Rare whale rescued from Cat Island has died

Rare whale rescued from Cat Island has died

GULFPORT, Miss. (WLOX) - The rare pygmy killer whale rescued from the Mississippi Sound in September, and being cared for at the Institute for Marine Mammal Studies in Gulfport died early Wednesday morning.

The whale was the only mammal rescued from this summer’s algae bloom in the Sound.

Dr. Mobi Solangi tells WLOX News the animal had been in intensive care since Monday under 24/7 watch. Its body has been taken to the college of veterinary medicine at Mississippi State University for further study.

Jessica Nash of the Institute for Marine Mammal Studies in Gulfport supports the rare pygmy killer whale during its recovery.
Jessica Nash of the Institute for Marine Mammal Studies in Gulfport supports the rare pygmy killer whale during its recovery. (Source: John Snell)

Solangi said the whale’s death has been hard on the staff caring for it. It was found by fishermen and rescued from Cat Island two months ago. IMMS was hoping the whale would give them added insight into what happened in the Mississippi Sound after the openings of the Bonnet Carre Spillway. But the ultimate goal was to get it healthy enough to release it back into the wild.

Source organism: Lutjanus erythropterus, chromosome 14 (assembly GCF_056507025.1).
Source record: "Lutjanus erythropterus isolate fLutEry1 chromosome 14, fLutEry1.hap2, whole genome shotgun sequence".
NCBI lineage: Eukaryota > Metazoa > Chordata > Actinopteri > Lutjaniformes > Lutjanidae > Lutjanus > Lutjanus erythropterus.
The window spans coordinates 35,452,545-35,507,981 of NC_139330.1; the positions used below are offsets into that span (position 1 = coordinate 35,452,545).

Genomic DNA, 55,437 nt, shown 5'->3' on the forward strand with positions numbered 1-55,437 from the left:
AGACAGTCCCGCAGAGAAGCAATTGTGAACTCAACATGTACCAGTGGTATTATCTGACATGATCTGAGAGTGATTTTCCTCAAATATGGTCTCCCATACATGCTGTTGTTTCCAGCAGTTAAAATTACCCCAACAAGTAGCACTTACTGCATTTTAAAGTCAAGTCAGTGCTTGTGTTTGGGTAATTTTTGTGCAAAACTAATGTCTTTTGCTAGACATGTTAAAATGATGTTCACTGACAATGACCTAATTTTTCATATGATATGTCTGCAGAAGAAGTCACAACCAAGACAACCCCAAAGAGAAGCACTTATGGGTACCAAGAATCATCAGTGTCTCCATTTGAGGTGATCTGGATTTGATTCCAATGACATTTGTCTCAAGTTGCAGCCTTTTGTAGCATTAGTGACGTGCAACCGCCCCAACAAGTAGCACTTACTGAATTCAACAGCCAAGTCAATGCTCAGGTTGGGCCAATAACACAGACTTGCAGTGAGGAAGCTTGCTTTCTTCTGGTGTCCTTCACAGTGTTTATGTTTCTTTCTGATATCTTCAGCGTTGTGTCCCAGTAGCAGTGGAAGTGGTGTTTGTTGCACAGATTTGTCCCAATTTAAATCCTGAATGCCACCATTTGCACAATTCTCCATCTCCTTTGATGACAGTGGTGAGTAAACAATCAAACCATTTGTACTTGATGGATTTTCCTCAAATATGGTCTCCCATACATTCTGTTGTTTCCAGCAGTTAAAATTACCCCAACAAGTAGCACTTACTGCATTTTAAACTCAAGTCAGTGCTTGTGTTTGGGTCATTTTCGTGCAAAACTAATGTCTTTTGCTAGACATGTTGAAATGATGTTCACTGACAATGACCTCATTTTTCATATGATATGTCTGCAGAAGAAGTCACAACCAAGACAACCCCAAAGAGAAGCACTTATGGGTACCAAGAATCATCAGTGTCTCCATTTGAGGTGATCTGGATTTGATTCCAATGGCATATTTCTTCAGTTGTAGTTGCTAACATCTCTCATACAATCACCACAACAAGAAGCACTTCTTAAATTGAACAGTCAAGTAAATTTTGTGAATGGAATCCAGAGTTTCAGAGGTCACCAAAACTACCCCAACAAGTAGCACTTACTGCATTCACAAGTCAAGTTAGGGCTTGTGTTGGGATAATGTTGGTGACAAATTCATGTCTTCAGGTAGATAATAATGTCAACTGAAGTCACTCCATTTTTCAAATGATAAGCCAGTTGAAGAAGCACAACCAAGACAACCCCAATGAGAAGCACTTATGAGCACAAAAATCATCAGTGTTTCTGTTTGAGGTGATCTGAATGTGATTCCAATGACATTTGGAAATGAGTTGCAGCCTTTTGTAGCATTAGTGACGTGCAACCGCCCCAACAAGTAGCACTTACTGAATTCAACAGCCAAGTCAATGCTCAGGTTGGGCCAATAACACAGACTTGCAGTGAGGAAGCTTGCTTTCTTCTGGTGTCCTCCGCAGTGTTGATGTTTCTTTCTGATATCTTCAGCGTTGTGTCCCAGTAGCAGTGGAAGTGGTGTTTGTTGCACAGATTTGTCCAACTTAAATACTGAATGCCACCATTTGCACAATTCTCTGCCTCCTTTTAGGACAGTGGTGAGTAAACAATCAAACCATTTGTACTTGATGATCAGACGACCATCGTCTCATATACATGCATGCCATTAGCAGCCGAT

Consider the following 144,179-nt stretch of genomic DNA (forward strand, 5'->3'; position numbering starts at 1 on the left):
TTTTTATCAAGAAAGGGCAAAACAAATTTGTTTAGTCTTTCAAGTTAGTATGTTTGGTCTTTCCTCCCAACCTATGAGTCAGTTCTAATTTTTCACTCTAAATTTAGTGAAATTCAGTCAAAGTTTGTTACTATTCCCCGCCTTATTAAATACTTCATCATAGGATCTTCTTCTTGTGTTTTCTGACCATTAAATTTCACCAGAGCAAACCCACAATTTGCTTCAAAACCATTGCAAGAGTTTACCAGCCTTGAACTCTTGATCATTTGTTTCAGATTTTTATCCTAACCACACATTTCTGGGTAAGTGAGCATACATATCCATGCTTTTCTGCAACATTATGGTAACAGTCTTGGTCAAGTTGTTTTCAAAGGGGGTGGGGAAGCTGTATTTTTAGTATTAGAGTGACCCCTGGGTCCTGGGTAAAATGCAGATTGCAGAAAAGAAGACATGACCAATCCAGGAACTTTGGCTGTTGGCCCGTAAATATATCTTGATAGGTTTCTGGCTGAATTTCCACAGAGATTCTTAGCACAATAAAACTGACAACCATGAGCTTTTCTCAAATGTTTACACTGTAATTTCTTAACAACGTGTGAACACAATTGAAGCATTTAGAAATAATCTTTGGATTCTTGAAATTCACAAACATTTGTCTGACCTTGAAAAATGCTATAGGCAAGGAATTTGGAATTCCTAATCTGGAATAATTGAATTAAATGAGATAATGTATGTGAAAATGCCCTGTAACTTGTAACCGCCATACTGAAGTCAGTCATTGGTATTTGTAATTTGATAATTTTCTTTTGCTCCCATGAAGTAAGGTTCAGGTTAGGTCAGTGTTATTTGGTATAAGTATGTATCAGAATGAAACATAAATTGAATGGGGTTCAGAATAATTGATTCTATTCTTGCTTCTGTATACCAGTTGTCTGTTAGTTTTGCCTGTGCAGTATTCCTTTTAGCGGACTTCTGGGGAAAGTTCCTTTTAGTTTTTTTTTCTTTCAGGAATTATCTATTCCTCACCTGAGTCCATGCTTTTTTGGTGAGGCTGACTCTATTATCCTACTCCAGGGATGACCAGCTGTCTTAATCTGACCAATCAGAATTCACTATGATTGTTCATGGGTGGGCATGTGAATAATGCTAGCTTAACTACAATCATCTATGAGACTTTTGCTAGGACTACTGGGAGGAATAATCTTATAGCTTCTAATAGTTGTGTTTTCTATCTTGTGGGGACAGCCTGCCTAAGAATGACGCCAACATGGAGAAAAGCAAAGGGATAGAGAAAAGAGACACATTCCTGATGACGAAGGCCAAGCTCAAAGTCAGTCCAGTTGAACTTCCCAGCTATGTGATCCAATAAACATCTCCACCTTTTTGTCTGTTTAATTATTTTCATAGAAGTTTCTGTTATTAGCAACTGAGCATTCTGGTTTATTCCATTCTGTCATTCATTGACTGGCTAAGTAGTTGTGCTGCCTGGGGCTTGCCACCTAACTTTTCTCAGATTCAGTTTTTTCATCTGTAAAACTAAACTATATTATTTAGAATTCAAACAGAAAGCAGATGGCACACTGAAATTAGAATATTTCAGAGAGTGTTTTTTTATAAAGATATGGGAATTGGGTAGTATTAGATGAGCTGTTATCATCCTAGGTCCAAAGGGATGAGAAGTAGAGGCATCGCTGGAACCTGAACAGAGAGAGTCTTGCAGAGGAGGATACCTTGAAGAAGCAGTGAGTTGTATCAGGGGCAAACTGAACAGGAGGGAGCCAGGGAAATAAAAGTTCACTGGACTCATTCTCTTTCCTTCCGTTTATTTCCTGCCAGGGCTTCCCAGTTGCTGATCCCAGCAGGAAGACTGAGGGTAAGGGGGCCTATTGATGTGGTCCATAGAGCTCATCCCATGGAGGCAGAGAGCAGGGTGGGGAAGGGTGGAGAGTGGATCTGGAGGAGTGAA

The whale was originally identified as a melon-headed whale, but closer inspection caused researchers to revise their description and identify the animal as a pygmy killer whale. It was very rare for the animal to be so close to shore. They’re normally found much further south in the deeper waters of the Gulf of Mexico.

However, IMMS has had a big success with turtles. Twenty-four turtles have been under IMMS care since the disaster. All survived, and many have been released.

Several of the six turtles currently under rehabilitation at the Gulfport center will be released next week.

“We’re going to be satellite tags on them and track them to make sure that our rehabilitation is successful,” Solangi said.

Solangi added that with any animal, it takes a lot of dedication to save them.

“It takes an enormous amount of effort when you have to work 24/7,” he said. “These animals, you know we have to do blood work and X-rays and ultrasounds just like we would do with any human being.”

Solangi added that 150 dolphins and more than 200 sea turtles died as a result of the spillway disaster.

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